Most Wanted: American Cockroach

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September 30, 2014

American cockroaches

Male (left), ootheca (middle) and female American cockroaches
Photo courtesy of, and copyrighted by, Gene White, pmimages@earthlink.net

Also known as the kakerlac (from the Danish word meaning cockroach), the ship cockroach and the Bombay canary, Periplaneta americana is a pestiferous second to its cousin, the German cockroach, Blattella germanica. P. americana can perpetrate a population of more than 5,000 within access to a single sewer.

Although adults of both sexes are fully winged, weak flights extend American cockroach assaults to structures, food and public health. Structural crime scene investigations include sub-basements, sewer systems and steam tunnels. Crimes against food occur in bakeries, grocery stores and restaurants.

Reddish brown to dark brown, the adult female lives for more than a year, placing many oothecae. Her modus operandi is to carry the ootheca for one or two days and then adhere it to an object within a protective microenvironment. In four to six weeks, about 12 nymphs emerge.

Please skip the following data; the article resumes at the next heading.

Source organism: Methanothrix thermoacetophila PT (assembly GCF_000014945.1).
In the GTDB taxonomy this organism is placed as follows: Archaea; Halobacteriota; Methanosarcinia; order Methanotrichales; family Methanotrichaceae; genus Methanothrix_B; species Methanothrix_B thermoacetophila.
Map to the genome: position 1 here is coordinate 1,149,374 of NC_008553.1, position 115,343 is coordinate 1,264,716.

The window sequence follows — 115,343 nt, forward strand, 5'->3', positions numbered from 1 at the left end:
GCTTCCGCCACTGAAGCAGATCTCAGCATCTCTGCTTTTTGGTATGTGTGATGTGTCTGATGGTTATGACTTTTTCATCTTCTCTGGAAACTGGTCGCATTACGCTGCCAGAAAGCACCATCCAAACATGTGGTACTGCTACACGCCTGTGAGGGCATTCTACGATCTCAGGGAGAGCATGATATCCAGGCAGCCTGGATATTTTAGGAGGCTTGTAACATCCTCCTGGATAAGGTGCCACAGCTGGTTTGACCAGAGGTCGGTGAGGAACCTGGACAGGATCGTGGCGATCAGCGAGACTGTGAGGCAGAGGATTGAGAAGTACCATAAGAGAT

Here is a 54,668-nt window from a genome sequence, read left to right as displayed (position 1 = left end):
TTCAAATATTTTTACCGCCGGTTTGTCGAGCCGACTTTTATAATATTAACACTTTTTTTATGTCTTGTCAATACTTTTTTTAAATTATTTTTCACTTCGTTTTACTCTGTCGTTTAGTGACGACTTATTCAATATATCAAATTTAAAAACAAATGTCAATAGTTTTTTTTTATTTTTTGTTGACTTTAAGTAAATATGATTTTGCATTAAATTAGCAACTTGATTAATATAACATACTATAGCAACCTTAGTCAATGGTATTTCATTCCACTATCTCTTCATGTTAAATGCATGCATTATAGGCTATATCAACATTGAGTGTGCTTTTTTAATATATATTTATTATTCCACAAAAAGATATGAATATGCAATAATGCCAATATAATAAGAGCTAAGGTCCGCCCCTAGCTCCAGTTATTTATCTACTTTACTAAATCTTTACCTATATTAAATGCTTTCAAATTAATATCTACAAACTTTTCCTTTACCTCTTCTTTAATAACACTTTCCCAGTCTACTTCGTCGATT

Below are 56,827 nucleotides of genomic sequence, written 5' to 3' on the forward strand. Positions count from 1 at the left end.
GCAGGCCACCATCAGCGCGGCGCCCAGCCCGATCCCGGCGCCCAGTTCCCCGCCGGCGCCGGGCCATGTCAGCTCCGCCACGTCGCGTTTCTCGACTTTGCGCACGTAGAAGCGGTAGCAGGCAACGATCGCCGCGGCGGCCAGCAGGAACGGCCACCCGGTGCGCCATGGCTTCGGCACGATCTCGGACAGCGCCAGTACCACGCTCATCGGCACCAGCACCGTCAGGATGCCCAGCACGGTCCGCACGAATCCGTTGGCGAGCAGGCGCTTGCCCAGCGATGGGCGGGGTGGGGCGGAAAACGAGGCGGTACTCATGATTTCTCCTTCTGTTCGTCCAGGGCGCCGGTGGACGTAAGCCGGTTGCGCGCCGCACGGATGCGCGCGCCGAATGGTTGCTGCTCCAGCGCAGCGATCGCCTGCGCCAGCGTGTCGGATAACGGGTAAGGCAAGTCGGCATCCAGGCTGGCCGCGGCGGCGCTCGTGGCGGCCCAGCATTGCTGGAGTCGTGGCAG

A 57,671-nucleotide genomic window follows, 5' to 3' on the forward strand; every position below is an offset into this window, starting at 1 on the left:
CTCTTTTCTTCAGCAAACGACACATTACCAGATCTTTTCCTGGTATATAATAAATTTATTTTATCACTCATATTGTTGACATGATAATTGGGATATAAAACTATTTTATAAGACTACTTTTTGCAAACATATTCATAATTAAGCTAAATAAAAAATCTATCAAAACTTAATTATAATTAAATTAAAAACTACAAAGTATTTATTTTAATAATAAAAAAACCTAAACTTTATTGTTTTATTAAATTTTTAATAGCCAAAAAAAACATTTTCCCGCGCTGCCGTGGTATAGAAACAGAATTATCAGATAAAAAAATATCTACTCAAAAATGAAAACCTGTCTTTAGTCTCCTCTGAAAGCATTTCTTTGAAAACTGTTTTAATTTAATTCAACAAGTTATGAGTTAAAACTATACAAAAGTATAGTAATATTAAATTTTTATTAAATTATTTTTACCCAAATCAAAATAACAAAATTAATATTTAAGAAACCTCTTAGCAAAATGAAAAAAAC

As omnivores, American cockroaches forage in lower architectural areas. Heavy infestations might trespass into food processing areas.

American Cockroach All-Points Bulletin (APB)*

  • Periplaneta americana
  • 1.1 to 2.1 in.
  • reddish-brown, a pale band along edge of pronotum
  • nymph development: 5 to 12 months
  • adult lifespan: 90 to 706 days
  • ideal temperature range: 68°F to 84°F

*Development depends on the environment — temperature, available water, nutrition, refuge and lack of predators.

Dr. Mitchell, D.O., Ph.D., M.P.H., B.C.E., a board-certified physician and entomologist, is principal technical specialist for PestWest Environmental, as well as PMP’s Technical Editor. He can be reached at docmitchell@northcoastmedia.net or 515-333-8923.

About the Author

MITCHELL, D.O., DVM, PsyD, BCE, is technical director of PestWest, and a frequent contributor to PMP.

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